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Organizational Structure
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About OFS and Our Advisor
OFS (which refers to the collective activities and operations of Orchard First Source Asset management, or "OFSAM", its subsidiaries, and certain affiliates) is a full-service provider of capital and leveraged finance solutions to U.S. companies. As of March 31, 2018, OFS had 45 full-time employees. OFS is headquartered in Chicago, Illinois and also has offices in New York, New York and Los Angeles, California.
Our investment activities are managed by OFS Advisor, our investment adviser. OFS Advisor is responsible for sourcing potential investments, conducting research and diligence on potential investments and equity sponsors, analyzing investment opportunities, structuring our investments and monitoring our investments and portfolio companies on an ongoing basis. OFS Advisor is a registered investment adviser under the Investment Advisers Act of 1940 (the “Advisers Act”) and a wholly-owned subsidiary of OFSAM.
Our relationship with OFS Advisor is governed by and dependent on the Investment Advisory Agreement and may be subject to conflicts of interest. OFS Advisor provides us with advisory services in exchange for a base management fee and incentive fee; see “Management and Other Agreements — Investment Advisory Agreement”. The base management fee is based on our total assets (other than cash and cash equivalents, and the intangible asset and goodwill resulting from the SBIC Acquisition; but including assets purchased with borrowed funds, and assets owned by any consolidated entity) and, therefore, OFS Advisor will benefit when we incur debt or use leverage. Our board of directors is charged with protecting our interests by monitoring how OFS Advisor addresses these and other conflicts of interest associated with its management services and compensation. While our board of directors is not expected to review or approve each borrowing or incurrence of leverage, our independent directors periodically review OFS Advisor’s services and fees as well as its portfolio management decisions and portfolio performance.
OFS Advisor has entered into a Staffing Agreement (the “Staffing Agreement”) with Orchard First Source Capital, Inc. (“OFSC”), a wholly-owned subsidiary of OFSAM. Under the Staffing Agreement, OFSC makes experienced investment professionals available to OFS Advisor and provides access to the senior investment personnel of OFS and its affiliates. The Staffing Agreement provides OFS Advisor with access to deal flow generated by OFS and its affiliates in the ordinary course of their businesses and commits the members of OFS Advisor’s investment committee to serve in that capacity. As our investment adviser, OFS Advisor is obligated to allocate investment opportunities among us and any other clients fairly and equitably over time in accordance with its allocation policy.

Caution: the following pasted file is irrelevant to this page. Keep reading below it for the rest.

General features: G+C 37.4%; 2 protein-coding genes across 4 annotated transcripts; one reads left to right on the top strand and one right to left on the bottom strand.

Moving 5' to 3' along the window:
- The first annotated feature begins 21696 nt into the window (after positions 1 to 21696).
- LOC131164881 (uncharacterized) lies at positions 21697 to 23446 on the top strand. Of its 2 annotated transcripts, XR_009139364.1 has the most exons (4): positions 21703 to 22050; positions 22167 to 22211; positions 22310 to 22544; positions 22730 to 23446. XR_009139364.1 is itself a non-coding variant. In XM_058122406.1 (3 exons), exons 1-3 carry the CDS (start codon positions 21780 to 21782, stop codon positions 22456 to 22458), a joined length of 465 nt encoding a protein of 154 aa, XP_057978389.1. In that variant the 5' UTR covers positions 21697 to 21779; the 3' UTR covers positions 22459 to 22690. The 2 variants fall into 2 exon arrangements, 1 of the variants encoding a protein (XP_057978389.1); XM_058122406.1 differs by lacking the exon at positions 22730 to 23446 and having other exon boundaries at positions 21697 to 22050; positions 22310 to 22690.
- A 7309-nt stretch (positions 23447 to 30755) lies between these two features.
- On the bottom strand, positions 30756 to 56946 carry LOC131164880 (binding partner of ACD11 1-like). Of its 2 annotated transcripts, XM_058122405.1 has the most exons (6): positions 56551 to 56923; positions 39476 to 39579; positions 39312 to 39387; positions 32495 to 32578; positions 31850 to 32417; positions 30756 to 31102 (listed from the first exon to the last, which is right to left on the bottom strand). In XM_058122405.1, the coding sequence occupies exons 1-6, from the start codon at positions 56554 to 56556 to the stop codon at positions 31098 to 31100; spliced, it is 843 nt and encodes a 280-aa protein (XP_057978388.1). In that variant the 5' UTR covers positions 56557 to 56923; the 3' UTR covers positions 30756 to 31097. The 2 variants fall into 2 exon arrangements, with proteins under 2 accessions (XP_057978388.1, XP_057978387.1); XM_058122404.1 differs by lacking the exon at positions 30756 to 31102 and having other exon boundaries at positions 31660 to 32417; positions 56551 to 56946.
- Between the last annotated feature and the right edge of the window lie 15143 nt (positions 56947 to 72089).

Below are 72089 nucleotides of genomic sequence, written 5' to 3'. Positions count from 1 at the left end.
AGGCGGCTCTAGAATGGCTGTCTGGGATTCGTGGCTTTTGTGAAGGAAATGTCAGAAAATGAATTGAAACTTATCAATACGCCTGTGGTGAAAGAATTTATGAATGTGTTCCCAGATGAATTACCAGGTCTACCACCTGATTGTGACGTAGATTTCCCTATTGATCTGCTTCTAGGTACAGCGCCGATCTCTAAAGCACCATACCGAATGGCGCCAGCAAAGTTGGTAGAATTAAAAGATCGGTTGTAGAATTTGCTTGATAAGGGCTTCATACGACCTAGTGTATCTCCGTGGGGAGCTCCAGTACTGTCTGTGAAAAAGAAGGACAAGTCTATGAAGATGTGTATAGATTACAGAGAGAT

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OFS Advisor capitalizes on the deal origination and sourcing, credit underwriting, due diligence, investment structuring, execution, portfolio management and monitoring experience of OFS’s professionals. The senior management team of OFS, including Bilal Rashid, Jeff Cerny and Mark Hauser, provides services to OFS Advisor. These managers have developed a broad network of contacts within the investment community and possess an average of over 20 years of experience investing in debt and equity securities of middle-market companies. In addition, these managers have extensive experience investing in assets that constitute our primary focus and have expertise in investing across all levels of the capital structure of middle-market companies. See "Portfolio Management" for additional information regarding our portfolio managers.
Our Administrator
We do not have any direct employees, and our day-to-day investment operations are managed by OFS Advisor. We have a chief executive officer, chief financial officer, chief compliance officer, chief accounting officer, corporate secretary and, to the extent necessary, our board of directors may elect to appoint additional officers going forward. Our officers are employees of OFSC, an affiliate of OFS Advisor, and a portion of the compensation paid to our officers is paid by us pursuant to the Administration Agreement. All of our executive officers are also officers of OFS Advisor.
OFS Services, an affiliate of OFS Advisor, provides the administrative services necessary for us to operate. OFS Services furnishes us with office facilities and equipment, necessary software licenses and subscriptions and clerical, bookkeeping and recordkeeping services at such facilities. OFS Services oversees our financial reporting as well as prepares our reports to stockholders and all other reports and materials required to be filed with the SEC or any other regulatory authority. OFS Services also manages the determination and publication of our net asset value and the preparation and filing of our tax returns and generally monitors the payment of our expenses and the performance of administrative and professional services rendered to us by others. OFS Services may retain third parties to assist in providing administrative services to us. To the extent that OFS Services outsources any of its functions, we will pay the fees associated with such functions at cost, on a direct basis.
Market Opportunity
Our investment strategy is focused primarily on investments in middle-market companies in the United States. We find the middle-market attractive for the following reasons: